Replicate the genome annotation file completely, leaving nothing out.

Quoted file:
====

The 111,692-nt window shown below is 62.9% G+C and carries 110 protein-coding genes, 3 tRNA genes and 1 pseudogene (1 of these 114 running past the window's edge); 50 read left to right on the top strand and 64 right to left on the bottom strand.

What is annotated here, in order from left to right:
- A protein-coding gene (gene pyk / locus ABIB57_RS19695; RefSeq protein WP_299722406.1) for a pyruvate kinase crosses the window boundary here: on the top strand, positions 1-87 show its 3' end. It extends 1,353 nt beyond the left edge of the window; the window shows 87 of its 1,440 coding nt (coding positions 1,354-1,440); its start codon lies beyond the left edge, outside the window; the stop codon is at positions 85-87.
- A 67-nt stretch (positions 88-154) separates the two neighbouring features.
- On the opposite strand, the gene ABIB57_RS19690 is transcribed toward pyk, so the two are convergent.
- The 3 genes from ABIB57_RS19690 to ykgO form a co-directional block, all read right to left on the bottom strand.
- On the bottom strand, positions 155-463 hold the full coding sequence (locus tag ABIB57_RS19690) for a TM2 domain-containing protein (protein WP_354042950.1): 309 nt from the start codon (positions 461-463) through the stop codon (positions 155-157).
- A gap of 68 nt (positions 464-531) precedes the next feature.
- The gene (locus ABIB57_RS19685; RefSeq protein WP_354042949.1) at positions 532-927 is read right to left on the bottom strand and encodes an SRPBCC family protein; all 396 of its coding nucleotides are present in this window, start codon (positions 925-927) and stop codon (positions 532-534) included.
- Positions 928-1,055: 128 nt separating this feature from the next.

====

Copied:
The 111,692-nt window shown below is 62.9% G+C and carries 110 protein-coding genes, 3 tRNA genes and 1 pseudogene (1 of these 114 running past the window's edge); 50 read left to right on the top strand and 64 right to left on the bottom strand.

What is annotated here, in order from left to right:
- A protein-coding gene (gene pyk / locus ABIB57_RS19695; RefSeq protein WP_299722406.1) for a pyruvate kinase crosses the window boundary here: on the top strand, positions 1-87 show its 3' end. It extends 1,353 nt beyond the left edge of the window; the window shows 87 of its 1,440 coding nt (coding positions 1,354-1,440); its start codon lies beyond the left edge, outside the window; the stop codon is at positions 85-87.
- A 67-nt stretch (positions 88-154) separates the two neighbouring features.
- On the opposite strand, the gene ABIB57_RS19690 is transcribed toward pyk, so the two are convergent.
- The 3 genes from ABIB57_RS19690 to ykgO form a co-directional block, all read right to left on the bottom strand.
- On the bottom strand, positions 155-463 hold the full coding sequence (locus tag ABIB57_RS19690) for a TM2 domain-containing protein (protein WP_354042950.1): 309 nt from the start codon (positions 461-463) through the stop codon (positions 155-157).
- A gap of 68 nt (positions 464-531) precedes the next feature.
- The gene (locus ABIB57_RS19685; RefSeq protein WP_354042949.1) at positions 532-927 is read right to left on the bottom strand and encodes an SRPBCC family protein; all 396 of its coding nucleotides are present in this window, start codon (positions 925-927) and stop codon (positions 532-534) included.
- Positions 928-1,055: 128 nt separating this feature from the next.